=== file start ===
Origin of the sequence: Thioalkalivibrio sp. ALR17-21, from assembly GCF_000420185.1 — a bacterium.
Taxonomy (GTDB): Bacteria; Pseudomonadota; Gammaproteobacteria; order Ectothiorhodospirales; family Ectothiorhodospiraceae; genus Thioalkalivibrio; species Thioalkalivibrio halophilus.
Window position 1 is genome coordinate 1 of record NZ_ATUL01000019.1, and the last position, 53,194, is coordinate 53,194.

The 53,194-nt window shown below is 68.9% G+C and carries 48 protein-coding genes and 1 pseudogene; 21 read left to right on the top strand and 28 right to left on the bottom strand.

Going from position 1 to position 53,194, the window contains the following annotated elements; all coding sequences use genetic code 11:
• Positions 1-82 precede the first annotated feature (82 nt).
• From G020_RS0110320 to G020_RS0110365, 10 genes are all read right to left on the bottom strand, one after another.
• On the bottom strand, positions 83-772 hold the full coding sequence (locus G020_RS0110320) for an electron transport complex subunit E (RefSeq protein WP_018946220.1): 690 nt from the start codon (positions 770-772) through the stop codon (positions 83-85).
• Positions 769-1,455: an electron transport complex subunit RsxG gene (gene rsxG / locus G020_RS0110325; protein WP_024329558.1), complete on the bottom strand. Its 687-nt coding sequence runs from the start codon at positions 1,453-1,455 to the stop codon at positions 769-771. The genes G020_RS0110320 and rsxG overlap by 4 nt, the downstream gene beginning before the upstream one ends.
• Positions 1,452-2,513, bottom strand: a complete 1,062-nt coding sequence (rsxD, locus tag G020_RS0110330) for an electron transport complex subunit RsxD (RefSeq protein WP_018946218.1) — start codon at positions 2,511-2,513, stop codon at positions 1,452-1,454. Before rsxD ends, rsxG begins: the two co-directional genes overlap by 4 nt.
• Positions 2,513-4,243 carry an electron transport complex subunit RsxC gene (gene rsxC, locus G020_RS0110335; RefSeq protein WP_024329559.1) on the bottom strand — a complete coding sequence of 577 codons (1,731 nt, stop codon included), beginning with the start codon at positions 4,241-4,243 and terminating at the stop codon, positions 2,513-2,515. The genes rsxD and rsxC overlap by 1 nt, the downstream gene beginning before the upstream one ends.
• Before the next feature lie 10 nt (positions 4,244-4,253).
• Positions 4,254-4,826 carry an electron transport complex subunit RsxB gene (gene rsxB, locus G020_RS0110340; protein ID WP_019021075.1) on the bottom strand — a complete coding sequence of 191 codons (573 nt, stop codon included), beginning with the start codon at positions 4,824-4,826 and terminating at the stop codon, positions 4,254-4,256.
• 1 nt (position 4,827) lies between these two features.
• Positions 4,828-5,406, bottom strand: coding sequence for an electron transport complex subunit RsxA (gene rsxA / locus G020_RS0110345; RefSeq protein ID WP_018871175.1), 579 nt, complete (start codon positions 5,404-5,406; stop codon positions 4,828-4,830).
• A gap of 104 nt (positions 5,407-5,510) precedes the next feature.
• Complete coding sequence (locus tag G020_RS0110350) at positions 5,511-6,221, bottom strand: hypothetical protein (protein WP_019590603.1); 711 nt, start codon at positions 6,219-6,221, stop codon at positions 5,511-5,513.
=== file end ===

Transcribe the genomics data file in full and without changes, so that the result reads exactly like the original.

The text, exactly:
Origin of the sequence: Thioalkalivibrio sp. ALR17-21, from assembly GCF_000420185.1 — a bacterium.
Taxonomy (GTDB): Bacteria; Pseudomonadota; Gammaproteobacteria; order Ectothiorhodospirales; family Ectothiorhodospiraceae; genus Thioalkalivibrio; species Thioalkalivibrio halophilus.
Window position 1 is genome coordinate 1 of record NZ_ATUL01000019.1, and the last position, 53,194, is coordinate 53,194.

The 53,194-nt window shown below is 68.9% G+C and carries 48 protein-coding genes and 1 pseudogene; 21 read left to right on the top strand and 28 right to left on the bottom strand.

Going from position 1 to position 53,194, the window contains the following annotated elements; all coding sequences use genetic code 11:
• Positions 1-82 precede the first annotated feature (82 nt).
• From G020_RS0110320 to G020_RS0110365, 10 genes are all read right to left on the bottom strand, one after another.
• On the bottom strand, positions 83-772 hold the full coding sequence (locus G020_RS0110320) for an electron transport complex subunit E (RefSeq protein WP_018946220.1): 690 nt from the start codon (positions 770-772) through the stop codon (positions 83-85).
• Positions 769-1,455: an electron transport complex subunit RsxG gene (gene rsxG / locus G020_RS0110325; protein WP_024329558.1), complete on the bottom strand. Its 687-nt coding sequence runs from the start codon at positions 1,453-1,455 to the stop codon at positions 769-771. The genes G020_RS0110320 and rsxG overlap by 4 nt, the downstream gene beginning before the upstream one ends.
• Positions 1,452-2,513, bottom strand: a complete 1,062-nt coding sequence (rsxD, locus tag G020_RS0110330) for an electron transport complex subunit RsxD (RefSeq protein WP_018946218.1) — start codon at positions 2,511-2,513, stop codon at positions 1,452-1,454. Before rsxD ends, rsxG begins: the two co-directional genes overlap by 4 nt.
• Positions 2,513-4,243 carry an electron transport complex subunit RsxC gene (gene rsxC, locus G020_RS0110335; RefSeq protein WP_024329559.1) on the bottom strand — a complete coding sequence of 577 codons (1,731 nt, stop codon included), beginning with the start codon at positions 4,241-4,243 and terminating at the stop codon, positions 2,513-2,515. The genes rsxD and rsxC overlap by 1 nt, the downstream gene beginning before the upstream one ends.
• Before the next feature lie 10 nt (positions 4,244-4,253).
• Positions 4,254-4,826 carry an electron transport complex subunit RsxB gene (gene rsxB, locus G020_RS0110340; protein ID WP_019021075.1) on the bottom strand — a complete coding sequence of 191 codons (573 nt, stop codon included), beginning with the start codon at positions 4,824-4,826 and terminating at the stop codon, positions 4,254-4,256.
• 1 nt (position 4,827) lies between these two features.
• Positions 4,828-5,406, bottom strand: coding sequence for an electron transport complex subunit RsxA (gene rsxA / locus G020_RS0110345; RefSeq protein ID WP_018871175.1), 579 nt, complete (start codon positions 5,404-5,406; stop codon positions 4,828-4,830).
• A gap of 104 nt (positions 5,407-5,510) precedes the next feature.
• Complete coding sequence (locus tag G020_RS0110350) at positions 5,511-6,221, bottom strand: hypothetical protein (protein WP_019590603.1); 711 nt, start codon at positions 6,219-6,221, stop codon at positions 5,511-5,513.